Unfortunately, because speed-crazy automakers had been constantly trying to outdo each other, the government put a stop to the escalating horsepower wars — kei cars were supposed to be cars of the people, after all. Coincidentally, the cap was 63 horsepower, exactly the previous Alto Works’ output, though the government did not publicly say this was the reason. That’s why despite the 20 percent increase in displacement, the second-gen Alto Works’ horsepower stayed the same.
That wasn’t going to stop Suzuki from making the car a cracker, though. It was one of the best performing kei cars of the era, and even today the F6A is widely considered the high point in Suzuki engine design. The car was a sensation in the kei car aftermarket, outshined only by the roadsters and mid-engined kei models it shared an engine with.
Speaking of that engine, to fully appreciate the Suzuki Alto Works we need to talk about the sensational 657cc F6A. The basics are that it’s a turbocharged, dual overhead 3-cylinder design, but it get’s even better when you dive into the technical aspects.
The F6A was just shy of a square bore-to-stroke ratio at 65.0 x 66.0 mm, and had a semi-closed engine block deck to keep cylinder movement to a minimum. To those of us who aren’t enthused by number crunching, that means that the engine is capable of safely revving to extreme engine speeds. Stratospheric redlines north of 9,500 rpm are commonplace among tuned F6As.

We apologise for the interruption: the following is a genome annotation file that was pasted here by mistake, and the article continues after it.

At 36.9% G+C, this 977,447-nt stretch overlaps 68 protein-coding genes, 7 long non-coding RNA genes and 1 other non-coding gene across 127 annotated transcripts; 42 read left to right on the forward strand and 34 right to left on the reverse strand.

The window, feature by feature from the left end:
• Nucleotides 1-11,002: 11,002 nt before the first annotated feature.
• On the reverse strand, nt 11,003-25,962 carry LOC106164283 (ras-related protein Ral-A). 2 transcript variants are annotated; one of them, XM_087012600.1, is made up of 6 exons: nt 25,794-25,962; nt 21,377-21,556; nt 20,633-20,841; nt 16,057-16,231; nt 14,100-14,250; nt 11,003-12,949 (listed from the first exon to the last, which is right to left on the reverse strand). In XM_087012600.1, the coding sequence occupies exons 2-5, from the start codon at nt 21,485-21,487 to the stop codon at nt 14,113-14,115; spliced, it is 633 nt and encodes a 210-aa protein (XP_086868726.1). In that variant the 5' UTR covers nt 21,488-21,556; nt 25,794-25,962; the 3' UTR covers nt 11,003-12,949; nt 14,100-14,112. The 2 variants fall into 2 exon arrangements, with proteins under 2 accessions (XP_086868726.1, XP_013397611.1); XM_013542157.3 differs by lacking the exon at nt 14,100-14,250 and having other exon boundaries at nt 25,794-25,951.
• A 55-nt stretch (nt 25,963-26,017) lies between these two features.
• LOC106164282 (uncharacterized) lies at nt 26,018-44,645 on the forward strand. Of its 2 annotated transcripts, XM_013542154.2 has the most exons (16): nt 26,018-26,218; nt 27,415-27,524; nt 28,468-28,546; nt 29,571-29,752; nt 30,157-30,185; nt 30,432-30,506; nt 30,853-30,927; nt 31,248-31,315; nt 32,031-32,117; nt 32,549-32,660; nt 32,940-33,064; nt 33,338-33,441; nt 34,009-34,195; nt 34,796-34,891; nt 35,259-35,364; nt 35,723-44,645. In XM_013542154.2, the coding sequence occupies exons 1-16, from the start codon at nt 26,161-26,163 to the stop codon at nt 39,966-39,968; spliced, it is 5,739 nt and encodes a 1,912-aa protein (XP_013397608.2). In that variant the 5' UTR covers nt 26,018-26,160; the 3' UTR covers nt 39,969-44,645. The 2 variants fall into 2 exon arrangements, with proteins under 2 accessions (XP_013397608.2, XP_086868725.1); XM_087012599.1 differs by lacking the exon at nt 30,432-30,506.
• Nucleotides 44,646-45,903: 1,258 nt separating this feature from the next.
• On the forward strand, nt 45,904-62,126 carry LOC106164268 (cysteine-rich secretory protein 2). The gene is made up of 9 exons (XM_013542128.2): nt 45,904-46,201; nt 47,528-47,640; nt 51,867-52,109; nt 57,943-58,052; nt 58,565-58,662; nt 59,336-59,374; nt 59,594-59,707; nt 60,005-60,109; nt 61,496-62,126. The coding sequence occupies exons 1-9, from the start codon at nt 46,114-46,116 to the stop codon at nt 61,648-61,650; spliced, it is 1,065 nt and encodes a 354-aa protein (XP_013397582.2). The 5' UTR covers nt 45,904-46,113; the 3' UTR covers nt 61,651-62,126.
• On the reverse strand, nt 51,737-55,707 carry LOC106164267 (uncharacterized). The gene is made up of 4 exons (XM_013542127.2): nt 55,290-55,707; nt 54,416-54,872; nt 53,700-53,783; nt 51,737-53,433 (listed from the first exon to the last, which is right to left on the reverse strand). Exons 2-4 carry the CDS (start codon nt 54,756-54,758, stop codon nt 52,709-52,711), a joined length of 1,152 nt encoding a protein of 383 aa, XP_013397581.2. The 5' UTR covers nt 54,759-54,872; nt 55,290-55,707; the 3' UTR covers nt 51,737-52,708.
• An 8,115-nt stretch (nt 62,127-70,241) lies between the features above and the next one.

Unlike its successor, the F6A had an iron block, which allowed the block to handle whatever boost pressure was thrown at it. It was a perfect combination of attributes for an endlessly reliable and capable engine. It’s not unheard of for Alto Works to reliably produce 120 horsepower on street driven cars with not much beyond basic bolt-ons.
Beyond its incredible engine, the Alto Works was a properly sporty car. If the Civic SiR was a tiger, then this was a sand cat. It was the tiniest hot hatch you could get, but just as fierce as the big cats.
It’s ferocity was seen in Japanese domestic rally series, where it was a force to be reckoned with. While the majority of kei racing took place on tarmac, the little Alto Works was largely piloted off road, its AWD drivetrain making it into a tiny, competition-decimating LanEvo. Privateers piloted the Alto Works to success in their own endeavors as well, and there are a number of them still running in various time attack series to this day.
While the kei sports cars of the Bubble Era have long since been discontinued, the Alto Works lives on despite a short hiatus during the mid-2000s. Features like the asymmetric grille are a nod to the Works cars of old and it still retains some of the performance found in past models.
Today, although not as common as the hipster favorite AZ-1, the first two generations of Alto Works are very well appreciated. Even the third-gen, with its aluminum block and built from 1994-98, is still desirable (though not technically legal to import yet).
Examples are getting exported around the world, and even in the west where we never received the Alto, the car is quickly gaining a cult-like following, due largely to word-of-mouth and its appearance in games like Gran Turismo.
In Japan, the Alto Works is a beloved part of the country’s performance pantheon, as important as a Mini Cooper S. Mechanical bits are still readily available due to Suzuki’s parts-bin engineering, and there are still a handful of tuning companies making them faster.
Sadly, a car like the Alto Works is all but impossible today. It was brewed in a perfect storm of a bubble economy, technological know-how, and a genuine passion to built the craziest minicar on the planet. We will simply remember it as the time when Suzuki pulled every state-of-the-art engineering trick available, not in service of a supercar or luxury barge, but a hatchback that makes a Civic look like the USS John F. Kennedy.